And to discuss this further we're joined with Shir Hever. Shir is a Real News correspondent. He's joining us today from Heidelberg, Germany. Shir, thanks for being here.

SHIR HEVER: Thanks for having me, Kim.

KIM BROWN: So, Shir, talk about the political climate in which such a bill was even introduced in the Israeli Parliament and then subsequently passed. I mean, you said some of these lawmakers, or many of them, were opposed to it. So why did they go along with this, if this is something that they weren't in favor of?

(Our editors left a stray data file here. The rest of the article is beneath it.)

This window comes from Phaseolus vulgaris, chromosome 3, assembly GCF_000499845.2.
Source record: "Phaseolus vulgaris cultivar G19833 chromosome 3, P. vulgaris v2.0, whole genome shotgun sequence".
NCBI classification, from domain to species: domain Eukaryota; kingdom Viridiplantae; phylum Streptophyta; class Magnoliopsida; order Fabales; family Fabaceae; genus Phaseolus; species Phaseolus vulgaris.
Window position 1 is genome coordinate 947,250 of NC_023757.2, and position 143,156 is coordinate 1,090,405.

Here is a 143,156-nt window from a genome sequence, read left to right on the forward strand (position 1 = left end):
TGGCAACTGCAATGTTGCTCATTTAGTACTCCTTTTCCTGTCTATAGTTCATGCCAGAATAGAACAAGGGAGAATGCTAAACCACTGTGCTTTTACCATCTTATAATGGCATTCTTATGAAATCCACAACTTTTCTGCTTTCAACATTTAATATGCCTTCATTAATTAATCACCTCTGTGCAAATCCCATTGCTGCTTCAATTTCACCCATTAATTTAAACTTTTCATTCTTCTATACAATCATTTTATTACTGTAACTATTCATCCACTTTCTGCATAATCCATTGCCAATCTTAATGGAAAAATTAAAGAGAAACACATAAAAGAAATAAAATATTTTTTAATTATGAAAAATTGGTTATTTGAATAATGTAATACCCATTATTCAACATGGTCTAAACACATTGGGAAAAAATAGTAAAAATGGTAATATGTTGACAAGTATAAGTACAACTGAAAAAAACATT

SHIR HEVER: This is a very interesting display of Israeli political system when we see in the Knesset committee about the database, one by one the Israeli Parliament members saying, "This is a terrible law. This is a terrible database. The dangers are extreme and, most importantly, this is a terrible waste of money." And, at the end of the day, the vote came and they voted in favor of it. With a quite significant majority. The same people who just stood up and said how terrible the law is. And at the other end of the spectrum we see Israeli activists who tried to stop the law. They had demonstrations, they had various campaigns to recruit people to disobey and not to give the biometric database. In the end that campaign has failed. And what we see behind the decision of the government to implement this law is the company, HP, Hewlett Packard, which I think a lot of people know because it's a global company. And Hewlett Packard is the company that, started in 1999, 18 years ago, started doing business with the Israeli government on matters of security and on matters of biometric databases. And eventually they managed to get such close relations with the Israeli government that they were just able to win, one after the other, contracts with the Israeli ministries and they've become almost unstoppable at this point.